Justin Townes Earle
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Justin Townes Earle has done a lot of living in his 37 years. For starters, there’s the quick-hit bullet points about his childhood that seem to get dredged up in every interview, article or review about the singer-songwriter and guitarist: Born the son of Steve Earle, who was largely absent during Justin’s childhood; struggles from a young age with addiction and numerous stints in rehab; long stretches of itinerancy and general juvenile delinquency; a youth he once said he was “lucky to have gotten out of alive.”
That’s before we get to the years spent honing his craft in Nashville bars and on club stages all over the world; the various bands, record labels and industry types that have been drawn toward and, at times, pushed away by him; and, finally, the celebrated and rather formidable body of work he has amassed since releasing his critically-acclaimed 2007 debut EP, Yuma.
It’s a seemingly bottomless well of material for a singer-songwriter to mine out of just three decades or so of life. And Earle at times has—most recently on his 2017 album, Kids in the Street, which the artist calls “one of the more personal records I’ve ever made.”
But when it came to his newest effort, The Saint of Lost Causes, Earle, these days sober, married and father to a baby girl, chose to focus his gaze outward. “Maybe having a kid has made me look at the world around me more,” he says.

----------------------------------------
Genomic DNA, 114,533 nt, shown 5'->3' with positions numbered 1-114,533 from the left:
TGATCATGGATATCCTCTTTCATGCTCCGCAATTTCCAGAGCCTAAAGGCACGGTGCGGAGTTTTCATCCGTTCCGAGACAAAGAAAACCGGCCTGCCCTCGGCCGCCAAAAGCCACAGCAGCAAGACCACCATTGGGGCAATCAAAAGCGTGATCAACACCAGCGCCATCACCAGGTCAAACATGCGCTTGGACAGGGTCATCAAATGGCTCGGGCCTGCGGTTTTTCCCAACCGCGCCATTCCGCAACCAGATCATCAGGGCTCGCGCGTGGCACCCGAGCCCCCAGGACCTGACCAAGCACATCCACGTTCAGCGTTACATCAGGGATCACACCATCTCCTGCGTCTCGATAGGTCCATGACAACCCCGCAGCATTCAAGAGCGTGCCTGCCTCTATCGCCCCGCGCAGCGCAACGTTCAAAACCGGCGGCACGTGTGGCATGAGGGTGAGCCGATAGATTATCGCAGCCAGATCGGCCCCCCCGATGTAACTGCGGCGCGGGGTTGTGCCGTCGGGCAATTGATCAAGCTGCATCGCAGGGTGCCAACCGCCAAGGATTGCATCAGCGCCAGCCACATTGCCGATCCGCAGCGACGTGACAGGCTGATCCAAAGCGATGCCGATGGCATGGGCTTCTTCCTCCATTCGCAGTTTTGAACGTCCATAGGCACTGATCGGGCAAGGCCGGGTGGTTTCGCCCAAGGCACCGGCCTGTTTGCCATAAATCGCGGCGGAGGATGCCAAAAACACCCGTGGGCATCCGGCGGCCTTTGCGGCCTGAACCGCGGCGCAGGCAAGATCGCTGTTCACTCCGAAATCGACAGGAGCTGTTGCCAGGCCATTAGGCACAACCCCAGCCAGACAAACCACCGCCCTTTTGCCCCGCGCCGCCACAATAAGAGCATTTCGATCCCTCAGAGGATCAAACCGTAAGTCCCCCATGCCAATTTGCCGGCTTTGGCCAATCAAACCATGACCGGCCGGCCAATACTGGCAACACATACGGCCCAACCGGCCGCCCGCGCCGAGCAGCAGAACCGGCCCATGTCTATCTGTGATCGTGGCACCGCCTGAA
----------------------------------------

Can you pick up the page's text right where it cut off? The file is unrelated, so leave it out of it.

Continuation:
Lifelong friends and deep-north natives, Michigan Rattlers play heavy-hearted folk-rock with an aching dose of Midwestern nice. Graham Young (guitar), Adam Reed (upright bass), and Christian Wilder (piano) began writing music and performing together in their Northern Michigan high school.
“Petoskey is a small place. Beautiful, but secluded. It’s hard to start a musical career in a place where there are more deer than people.”
Still, they regularly played every bar, cafe, and stage in town, developing a musical chemistry informed by the likes of AC/DC, Creedence Clearwater Revival, Bob Seger, and more.
After a few years apart, Reed and Young settled down in Los Angeles, recorded a short demo, and began playing locally. The demo found its way into the hands of super-producer Johnny K (Plain White T's, 3 Doors Down), and they cut the bulk of their first EP at NRG Studios in just one day.
"My favorite music is recorded that way," continues Reed. "You get in a room, plug in, and cut songs live. The energy of the recording comes directly from the physical performance, and it puts the listener into that specific time and place."
This self-titled Michigan Rattlers EP attracted glowing reviews from No Depression, Bluegrass Situation, B3 Science, and Rolling Stone, who named the band one of their “Ten New Country Artists You Need To Know” in 2016. They spent the rest of that year and much of the next touring in support of this release.
In September 2017, Pianist Christian Wilder was added to the band’s lineup. Now a trio, the group headed into the studio to record their newest EP, Wasting the Meaning. Comprised of three cover songs, the project was conceived as a way to explore deeper into the recording process and pay homage to some of their favorite songwriters.
Standing Room Only, General Admission Venue
132 Laporte Ave
Fort Collins, CO, 80524